Friday, November 20, 2009

The Other Mayflowers, Voyage 5

The Shipwreck of the “Angel Gabriel”

The Great migration was an exodus of Puritans from England to New England between 1620 and 1640. During this time John Winthrop sailed on the “Arabella” and wrote his famous sermon about the “City on a Hill” during the voyage. Most of my ancestors arrived in this period, on many ships, mostly unrecorded by passenger lists. One ship carried the most ancestors (besides the Mayflower), and that was the galleon “Angel Gabriel.”

She was a galleon built for Sir Walter Raleigh, and carried him on his last trip to the New World in 1617. For eighteen years she carried passengers to America, but in 1635 she was shipwrecked in Maine. I’m descended of two of the families who survived: Andrews and Cogswell. “Angel Gabriel” had been blown off course by a hurricane, and came ashore at Pemaquid Point, Maine, which was a fortified military outpost. When the passengers disembarked for the night, the ship was caught at anchor in the harbor by another hurricane and disappeared. Although many have searched for her wreck, none have found any evidence of the “Angel Gabriel.”

The survivors were stranded at Maine for a short time, eventually made their way to Boston, Massachusetts and left a large number of descendants. Today there is a museum at the recreated fortress near the harbor, and plaques commemorating the shipwreck of the “Angel Gabriel” by the lighthouse. The gift shop maintains several three ring binders where many descendants have deposited family trees and genealogical information. Several of these families have associations with newsletters and annual reunions.

We visited Pemaquid Point a few years ago, to see the harbor and wooden stockade fortress. You will recognize Pemaquid lighthouse from the Maine state quarter that began circulation in 2003. It was a beautiful summer day, and the view from the top of the lighthouse was spectacular. But I’m sure that my ancestors didn’t appreciate the view as I did (well, there was no lighthouse in 1635 either!) Several ships were lost in this storm, and the “Angel Gabriel’s” companion ship “James” was blown to the Isles of Shoals. The passengers lost all their possessions (the Cogswells were reported to have lost five thousand pounds of money and much property) and valuable time in getting to their destination. Thankfully, only three or four of the passengers and crew, and most of the cattle, lost their lives since the passengers had all disembarked for the night.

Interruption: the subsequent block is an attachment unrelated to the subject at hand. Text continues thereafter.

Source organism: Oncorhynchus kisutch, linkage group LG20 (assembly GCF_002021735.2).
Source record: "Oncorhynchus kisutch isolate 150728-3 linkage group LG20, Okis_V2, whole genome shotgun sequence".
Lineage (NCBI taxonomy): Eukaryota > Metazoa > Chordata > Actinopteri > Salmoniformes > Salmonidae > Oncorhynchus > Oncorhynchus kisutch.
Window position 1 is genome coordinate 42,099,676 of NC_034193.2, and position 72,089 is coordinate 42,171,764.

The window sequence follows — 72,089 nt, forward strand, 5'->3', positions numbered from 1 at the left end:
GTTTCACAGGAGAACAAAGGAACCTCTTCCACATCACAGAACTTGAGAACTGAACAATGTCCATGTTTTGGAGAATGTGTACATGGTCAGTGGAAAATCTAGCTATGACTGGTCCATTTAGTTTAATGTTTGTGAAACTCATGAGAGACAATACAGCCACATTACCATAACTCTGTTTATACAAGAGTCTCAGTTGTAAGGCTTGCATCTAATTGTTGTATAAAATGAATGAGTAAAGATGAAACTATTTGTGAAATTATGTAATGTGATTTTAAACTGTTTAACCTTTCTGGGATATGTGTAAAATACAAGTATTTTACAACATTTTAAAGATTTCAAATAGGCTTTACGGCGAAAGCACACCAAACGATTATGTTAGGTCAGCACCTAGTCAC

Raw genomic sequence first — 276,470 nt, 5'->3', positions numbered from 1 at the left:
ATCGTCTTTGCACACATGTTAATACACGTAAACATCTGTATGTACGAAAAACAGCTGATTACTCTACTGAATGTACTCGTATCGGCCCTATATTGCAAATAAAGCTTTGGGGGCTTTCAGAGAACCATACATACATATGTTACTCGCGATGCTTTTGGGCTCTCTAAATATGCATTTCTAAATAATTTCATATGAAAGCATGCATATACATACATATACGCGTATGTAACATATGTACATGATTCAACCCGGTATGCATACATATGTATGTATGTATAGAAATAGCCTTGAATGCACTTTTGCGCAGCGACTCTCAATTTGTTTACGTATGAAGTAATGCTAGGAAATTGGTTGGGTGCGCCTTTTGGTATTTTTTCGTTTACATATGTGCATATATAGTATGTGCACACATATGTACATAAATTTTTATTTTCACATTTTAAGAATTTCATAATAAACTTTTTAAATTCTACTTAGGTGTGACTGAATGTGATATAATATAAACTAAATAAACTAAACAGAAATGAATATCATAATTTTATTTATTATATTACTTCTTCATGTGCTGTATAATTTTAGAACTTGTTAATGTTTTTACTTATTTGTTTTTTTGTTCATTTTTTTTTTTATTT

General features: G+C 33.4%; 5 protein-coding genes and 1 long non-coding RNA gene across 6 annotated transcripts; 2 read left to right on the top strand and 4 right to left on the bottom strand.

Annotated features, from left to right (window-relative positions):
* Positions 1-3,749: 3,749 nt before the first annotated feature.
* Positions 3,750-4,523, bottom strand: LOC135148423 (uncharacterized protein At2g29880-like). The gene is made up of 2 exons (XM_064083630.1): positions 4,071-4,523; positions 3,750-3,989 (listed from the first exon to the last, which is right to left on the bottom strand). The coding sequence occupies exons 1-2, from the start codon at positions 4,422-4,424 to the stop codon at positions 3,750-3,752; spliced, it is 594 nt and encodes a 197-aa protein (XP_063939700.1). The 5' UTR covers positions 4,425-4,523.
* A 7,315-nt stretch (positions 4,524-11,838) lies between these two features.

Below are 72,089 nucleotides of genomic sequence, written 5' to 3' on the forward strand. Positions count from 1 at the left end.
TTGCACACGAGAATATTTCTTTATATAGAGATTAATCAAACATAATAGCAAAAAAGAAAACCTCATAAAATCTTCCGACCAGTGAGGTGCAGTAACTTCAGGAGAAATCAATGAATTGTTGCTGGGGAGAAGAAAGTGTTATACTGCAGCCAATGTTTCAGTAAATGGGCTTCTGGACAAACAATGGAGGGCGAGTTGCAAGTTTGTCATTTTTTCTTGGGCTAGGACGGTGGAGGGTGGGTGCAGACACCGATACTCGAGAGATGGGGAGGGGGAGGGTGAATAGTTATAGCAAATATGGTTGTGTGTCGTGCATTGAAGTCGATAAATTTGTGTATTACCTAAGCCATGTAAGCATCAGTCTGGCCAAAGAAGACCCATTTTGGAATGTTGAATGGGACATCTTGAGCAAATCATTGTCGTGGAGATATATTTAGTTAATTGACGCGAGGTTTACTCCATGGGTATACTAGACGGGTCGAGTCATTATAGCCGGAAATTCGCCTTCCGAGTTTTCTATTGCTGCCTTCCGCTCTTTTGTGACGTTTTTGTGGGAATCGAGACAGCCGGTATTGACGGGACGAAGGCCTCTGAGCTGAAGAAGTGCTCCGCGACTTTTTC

There is no official passenger list that has survived the wreck. According to a book written in 2001, this is the recreated list of passengers. The possible list of passengers should be much larger, since the “James” had at least 100 passengers.

• Capt. Robert Andrews, Ship’s Master,Ipswich, Massachusetts
• John Bailey, Sr., Newbury, Massachusetts
• John Bailey, Jr. b. 1613
• Johanna Bailey (possibly came on a later ship)
• Henry Beck
• Ralph Blaisdell of Lancashire, settled in York, Maine
• Mrs. Elizabeth Blaisdell
• Henry Blaisdell
• William Furber
• John Cogswell, age 43, settled in Ipswich, Massachusetts
• Elizabeth, (Thompson) Cogswell about age 41,
• Mary Cogswell, about age 18,
• William Cogswell, about age 16,
• John Cogswell, about age 13,
• Hannah Cogswell, about age 11,
• Abigail Cogswell, about age 9,
• Edward Cogswell, about age 6,
• Sarah Cogswell, about age 3,
• Elizabeth Cogswell, infant
• Samuel Haines, about age 24, Greenland, New Hampshire
• William Hook
• Henry Simpson


For more information see:

“Angel Gabriel: The Elusive English Galleon” by Warren C. Riess, published by 1797 House, 2001

The Journal of the Reverend Richard Mather (who was aboard the “James”) published 1850

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Copyright 2009, Heather Wilkinson Rojo

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